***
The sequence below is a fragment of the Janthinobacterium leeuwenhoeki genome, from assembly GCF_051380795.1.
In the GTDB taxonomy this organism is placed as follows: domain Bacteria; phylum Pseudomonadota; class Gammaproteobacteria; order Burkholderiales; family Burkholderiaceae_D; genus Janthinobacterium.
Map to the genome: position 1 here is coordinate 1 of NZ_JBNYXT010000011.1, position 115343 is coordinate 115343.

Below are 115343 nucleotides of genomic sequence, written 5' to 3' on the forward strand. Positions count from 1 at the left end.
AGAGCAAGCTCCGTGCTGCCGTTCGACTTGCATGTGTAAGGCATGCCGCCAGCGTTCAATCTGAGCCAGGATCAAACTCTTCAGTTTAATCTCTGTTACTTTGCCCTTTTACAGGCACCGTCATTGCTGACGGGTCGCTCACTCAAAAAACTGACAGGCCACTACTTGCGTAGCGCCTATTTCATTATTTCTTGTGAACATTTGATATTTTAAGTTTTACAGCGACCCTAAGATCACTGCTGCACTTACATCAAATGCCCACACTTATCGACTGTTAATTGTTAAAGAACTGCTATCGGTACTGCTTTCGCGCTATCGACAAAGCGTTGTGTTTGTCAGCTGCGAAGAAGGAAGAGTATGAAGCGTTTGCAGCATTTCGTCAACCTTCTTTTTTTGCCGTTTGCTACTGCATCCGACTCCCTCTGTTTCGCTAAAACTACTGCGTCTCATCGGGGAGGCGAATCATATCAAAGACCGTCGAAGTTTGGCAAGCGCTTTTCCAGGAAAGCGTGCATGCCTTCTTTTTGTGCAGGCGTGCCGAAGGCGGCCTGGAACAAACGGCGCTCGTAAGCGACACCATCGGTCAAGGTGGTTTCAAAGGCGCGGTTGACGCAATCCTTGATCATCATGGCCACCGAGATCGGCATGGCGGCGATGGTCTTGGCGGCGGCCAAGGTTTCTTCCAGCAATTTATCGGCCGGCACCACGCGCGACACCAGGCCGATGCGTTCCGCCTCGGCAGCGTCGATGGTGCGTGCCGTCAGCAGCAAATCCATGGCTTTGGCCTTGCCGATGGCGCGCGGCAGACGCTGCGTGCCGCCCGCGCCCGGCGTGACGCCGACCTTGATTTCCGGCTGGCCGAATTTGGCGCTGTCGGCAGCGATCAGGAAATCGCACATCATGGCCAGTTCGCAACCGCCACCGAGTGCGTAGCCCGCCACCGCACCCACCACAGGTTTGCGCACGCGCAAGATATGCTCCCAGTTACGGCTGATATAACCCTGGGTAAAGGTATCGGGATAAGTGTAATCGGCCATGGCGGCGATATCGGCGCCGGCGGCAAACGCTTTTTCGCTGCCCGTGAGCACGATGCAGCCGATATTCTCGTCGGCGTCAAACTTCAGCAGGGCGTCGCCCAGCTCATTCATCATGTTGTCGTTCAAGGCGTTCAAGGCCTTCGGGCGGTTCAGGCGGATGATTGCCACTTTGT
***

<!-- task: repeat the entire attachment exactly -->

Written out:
The sequence below is a fragment of the Janthinobacterium leeuwenhoeki genome, from assembly GCF_051380795.1.
In the GTDB taxonomy this organism is placed as follows: domain Bacteria; phylum Pseudomonadota; class Gammaproteobacteria; order Burkholderiales; family Burkholderiaceae_D; genus Janthinobacterium.
Map to the genome: position 1 here is coordinate 1 of NZ_JBNYXT010000011.1, position 115343 is coordinate 115343.

Below are 115343 nucleotides of genomic sequence, written 5' to 3' on the forward strand. Positions count from 1 at the left end.
AGAGCAAGCTCCGTGCTGCCGTTCGACTTGCATGTGTAAGGCATGCCGCCAGCGTTCAATCTGAGCCAGGATCAAACTCTTCAGTTTAATCTCTGTTACTTTGCCCTTTTACAGGCACCGTCATTGCTGACGGGTCGCTCACTCAAAAAACTGACAGGCCACTACTTGCGTAGCGCCTATTTCATTATTTCTTGTGAACATTTGATATTTTAAGTTTTACAGCGACCCTAAGATCACTGCTGCACTTACATCAAATGCCCACACTTATCGACTGTTAATTGTTAAAGAACTGCTATCGGTACTGCTTTCGCGCTATCGACAAAGCGTTGTGTTTGTCAGCTGCGAAGAAGGAAGAGTATGAAGCGTTTGCAGCATTTCGTCAACCTTCTTTTTTTGCCGTTTGCTACTGCATCCGACTCCCTCTGTTTCGCTAAAACTACTGCGTCTCATCGGGGAGGCGAATCATATCAAAGACCGTCGAAGTTTGGCAAGCGCTTTTCCAGGAAAGCGTGCATGCCTTCTTTTTGTGCAGGCGTGCCGAAGGCGGCCTGGAACAAACGGCGCTCGTAAGCGACACCATCGGTCAAGGTGGTTTCAAAGGCGCGGTTGACGCAATCCTTGATCATCATGGCCACCGAGATCGGCATGGCGGCGATGGTCTTGGCGGCGGCCAAGGTTTCTTCCAGCAATTTATCGGCCGGCACCACGCGCGACACCAGGCCGATGCGTTCCGCCTCGGCAGCGTCGATGGTGCGTGCCGTCAGCAGCAAATCCATGGCTTTGGCCTTGCCGATGGCGCGCGGCAGACGCTGCGTGCCGCCCGCGCCCGGCGTGACGCCGACCTTGATTTCCGGCTGGCCGAATTTGGCGCTGTCGGCAGCGATCAGGAAATCGCACATCATGGCCAGTTCGCAACCGCCACCGAGTGCGTAGCCCGCCACCGCACCCACCACAGGTTTGCGCACGCGCAAGATATGCTCCCAGTTACGGCTGATATAACCCTGGGTAAAGGTATCGGGATAAGTGTAATCGGCCATGGCGGCGATATCGGCGCCGGCGGCAAACGCTTTTTCGCTGCCCGTGAGCACGATGCAGCCGATATTCTCGTCGGCGTCAAACTTCAGCAGGGCGTCGCCCAGCTCATTCATCATGTTGTCGTTCAAGGCGTTCAAGGCCTTCGGGCGGTTCAGGCGGATGATTGCCACTTTGT